Have humans changed the Torah?

 

Unlocking the Torah Text

An In-depth Journey into the Weekly Devarim

By Shmuel Goldin

Gefen Publishing House, 2014, 431 pages

           

This is the fifth volume in which Rabbi Shmuel Goldin, offers readers a very interesting “innovative educational approach to Torah study.” Rabbi Goldin has served as a rabbi in Englewood, New Jersey since 1984 and is a former president of the Rabbinical Council of America, the largest organization of Orthodox rabbis.

Rabbi Goldin divides his volume according to the weekly synagogue Torah readings and has as many as six essays on each biblical portion. He starts each section with a summary of the most significant parts of the portion, and then raises questions which prompt insights into the biblical portion even before the questions are answered. This is followed by a host of suggested solutions to the questions, generally from traditional Jewish sources. Many of the sections are followed by “Points to Ponder,” ideas that should be given special attention.

Rabbi Goldin’s approach is that God is the author of the Torah, but humans are encouraged to question and challenge the text. Everything in the Torah is true; events occurred exactly as the Bible depicts them, but we need to explore the events to understand them. He makes a distinction between the literal meaning of the Torah texts and Midrashic explanations, which frequently contains parables that should not be taken literally. He states he will give answers that fit the plain meaning of the text. He quotes Midrash frequently but never writes that the Midrash should be understood as a fact.

Rabbi Goldin’s questions and answers are perceptive and thought provoking. For instance, he asks: Why is the style of the book of Devarim very different than the style of the former books? Is Devarim also from God or Moses view? Did Moses change God’s laws? Why are there two versions of the Ten Commandments (He identifies the many differences)? Are the laws of the female captive and disobedient son rational and moral? Why doesn’t God end the Torah with a message instead of telling readers about Moses’ death?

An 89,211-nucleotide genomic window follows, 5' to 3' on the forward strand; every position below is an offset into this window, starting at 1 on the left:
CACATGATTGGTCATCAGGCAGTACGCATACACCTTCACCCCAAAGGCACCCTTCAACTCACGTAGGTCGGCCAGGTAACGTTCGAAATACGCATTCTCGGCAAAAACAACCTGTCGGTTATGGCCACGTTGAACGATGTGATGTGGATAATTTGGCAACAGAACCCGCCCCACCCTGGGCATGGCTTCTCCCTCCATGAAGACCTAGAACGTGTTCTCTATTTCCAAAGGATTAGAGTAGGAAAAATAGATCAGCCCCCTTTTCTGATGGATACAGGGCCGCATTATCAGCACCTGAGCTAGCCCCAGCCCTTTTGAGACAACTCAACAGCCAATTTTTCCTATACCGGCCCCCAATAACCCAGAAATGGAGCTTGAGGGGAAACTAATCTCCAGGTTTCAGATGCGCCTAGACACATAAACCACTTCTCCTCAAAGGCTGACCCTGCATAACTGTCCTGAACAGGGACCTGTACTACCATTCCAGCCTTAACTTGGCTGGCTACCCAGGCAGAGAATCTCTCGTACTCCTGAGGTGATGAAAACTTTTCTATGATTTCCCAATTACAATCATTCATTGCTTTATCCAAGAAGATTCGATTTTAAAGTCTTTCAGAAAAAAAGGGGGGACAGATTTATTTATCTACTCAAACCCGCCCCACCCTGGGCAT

One of the answers to why Devarim is different than the previous books is: “Rabbi Shimshon Raphael Hirsch, for example, maintains that Moshe [Moses] tailored the dibrot [Ten Commandments] in Devarim in order to address the unique challenges faced by a generation about to enter the Promised Land.”

This may imply that the Torah continues to be developed by humans. After discussing the changes Moses made in many laws contained in the first four books of the Bible, Rabbi Goldin writes: “We receive tradition from the past generation, that tradition courses through us, and we then pass that tradition to the future. Inexorably, as the corpus of Jewish life courses through each individual, family and community in each generation, it is altered by a myriad of variables, the personal experiences, challenges, perceptions, aspirations and dreams of parents, teachers, grandparents, rabbis, communal leaders and whole communities all shape the continually developing character of our people’s legacy…. Human beings all, the rabbis naturally bring to bear their own perceptions and personalities as they apply their experience to the delineation of our nation’s legal path.”

Rabbi Goldin ends his book by stating: “The Torah starts with God and ends with man to teach us that God’s Book is just the starting line from which man’s real journey begins.”

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